What message do you want a Christmas gift to send? Do you feel your message is limited by the amount of money you spend on the gift? Are frustration, guilt and sorrow feelings that should be associated with Christmas giving?
Most people would agree that Christmas is a spiritual time. But is it possible most people don’t equate the act of Christmas gift-giving as a spiritual act? For example, you may know someone who loves the Christmas celebration and sees gift-giving as a part of that celebration. They believe it is a must-do tradition, without any deeper consideration. Or worse, they may experience it with the dread of fulfilling a social expectation, which in turn causes resentment. Few likely view gift-giving as a spiritual act or an act of worship.
The thought of making—or realizing—gift-giving as a spiritual act might, at first blush, add even more stress and guilt on top of the already burdensome responsibilities of Christmas shopping. Pressures such as not having enough time or money -- or for many, spending too much -- can weigh down the spirits of many at Christmas. Along with all these anxieties, adding the weight of pleasing God with each gift we give is just too much.
But what if, by viewing gift-giving this season as a spiritual act and a physical expression of your faith, it removes the pressure and guilt and instead puts us in a place of joy and peace, even as we are doing last-minute shopping? How could that be? Consider the following.
Giving, whether at Christmas or anytime, if done from the spiritual or godly perspective, is what we call good works—works that can glorify God, works that provide and bless others, works that express love. Giving, with a desire to honor God with every gift, not only blesses us with the joy of giving but now becomes an act of worship as well. How wonderful is that? The joy of blessing others now blesses God and, in doing so, blesses each of us. Can it get any better than that?
The frustration comes when we take God's will for giving and try to improve on it. In effect, when we step outside of God's will in our life by trying to buy something we can’t afford, we spend something God has not provided to us.
Imagine you work for a company, and your boss gives you the task of buying uniforms for the staff. He then gives you the money to spend on these uniforms, which he knows is the exact cost needed to purchase these uniforms. You then go out and buy uniforms for everyone. But instead of buying what the boss told you to buy, you find uniforms you like better and that cost more. You also buy uniforms for people that weren’t on the list because you didn’t want them to feel left out, or possibly, you wanted to impress them with the power given to you.
As you go on, you spend money you didn’t have, causing you—and your company—to go into debt, which causes anxiety, fear, and a loss of joy in executing the task.
It is when we take on responsibilities not given to us by God that we experience frustration, loss of peace, and loss of joy. This is because we were not equipped and not given the tools or resources to do a job that we were never given permission to do.
The problem is not the lack of resources or time, but that we don’t trust God enough to work within these perfect allocations from God! Consider the Bible verse, Ephesians 2:10: “For we are His workmanship, created in Christ Jesus for good works, which God prepared beforehand that we should walk in them.”
If you are scrambling over the final days before Christmas to impress others or give yourself empty peace, here is a process for Christmas gift giving that just might help you realize the fullness of joy and peace during the celebration of the birth of our Savior:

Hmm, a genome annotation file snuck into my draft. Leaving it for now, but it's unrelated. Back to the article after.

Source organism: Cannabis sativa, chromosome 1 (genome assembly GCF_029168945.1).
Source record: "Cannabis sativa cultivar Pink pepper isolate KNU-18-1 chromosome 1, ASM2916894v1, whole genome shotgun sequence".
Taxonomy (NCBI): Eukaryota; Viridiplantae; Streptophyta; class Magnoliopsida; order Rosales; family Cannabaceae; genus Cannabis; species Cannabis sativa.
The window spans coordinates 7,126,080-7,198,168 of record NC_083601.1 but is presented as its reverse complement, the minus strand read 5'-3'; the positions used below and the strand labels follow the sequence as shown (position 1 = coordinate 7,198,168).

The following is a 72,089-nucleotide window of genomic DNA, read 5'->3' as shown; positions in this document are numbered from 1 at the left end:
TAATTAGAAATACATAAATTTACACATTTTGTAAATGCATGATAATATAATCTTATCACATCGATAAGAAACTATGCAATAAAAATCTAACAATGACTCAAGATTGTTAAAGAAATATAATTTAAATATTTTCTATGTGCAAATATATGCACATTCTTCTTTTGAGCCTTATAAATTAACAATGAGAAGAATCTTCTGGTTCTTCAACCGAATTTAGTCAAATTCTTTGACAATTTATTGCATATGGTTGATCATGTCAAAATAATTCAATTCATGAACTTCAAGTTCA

- Make a list with three columns.
- At the top of the page, write the amount you have available to spend for Christmas. Don’t be discouraged with the amount. Remember, it is not the amount spent. The gift is no more than a caring agent for the message you are sending; the gift is not the message but the messenger.
- In the first column, make a list of things you could do for someone that do not cost money but are more giving of your time and of yourself.
- Write a letter to express love, say thank you, catch up, or share joys.
- Invite someone to a dinner that you prepare.
- Invite someone to a one-on-one outing, such as hiking, picnicking, eagle watching or anything else they like to do.
- Make a project, paint a picture, write a song or a poem, or knit something.
- Offer to babysit or clean a car, home or yard.
- In the second column, list everyone to whom you wish to give a gift. What type of present would express your love for them the most?
- In the third column, write either the amount you will spend on that person (within the total amount you listed above) or what you will do or create for them.
- Pray over this list, thanking God for clarifying His desire for your giving, providing the resources to make it so, and allowing you to participate in His great works.
- Prepare for next Christmas by deciding on the amount you desire to have available for next year’s gift-giving. Divide that amount by 12. Each month, put aside that amount into a savings account. When the season comes to begin your Christmas shopping, you have the peace of knowing you are financially prepared to do so.
My prayer for you is that, starting with this Christmas and growing continuously, you will realize the fullness of God's joy with each gift you give. Merry Christmas, and may God bless you.
(Mark Minnella is president and co-founder of the National Association of Christian Financial Consultants. He designed the first faith-based professional designation program, Christian Financial Consultant and Advisor, in the industry. He has extensive background as a leader in the faith-based investment movement, is the founder of Integrity Investors, LLC, and the author of “The Wall Street Awakening.”)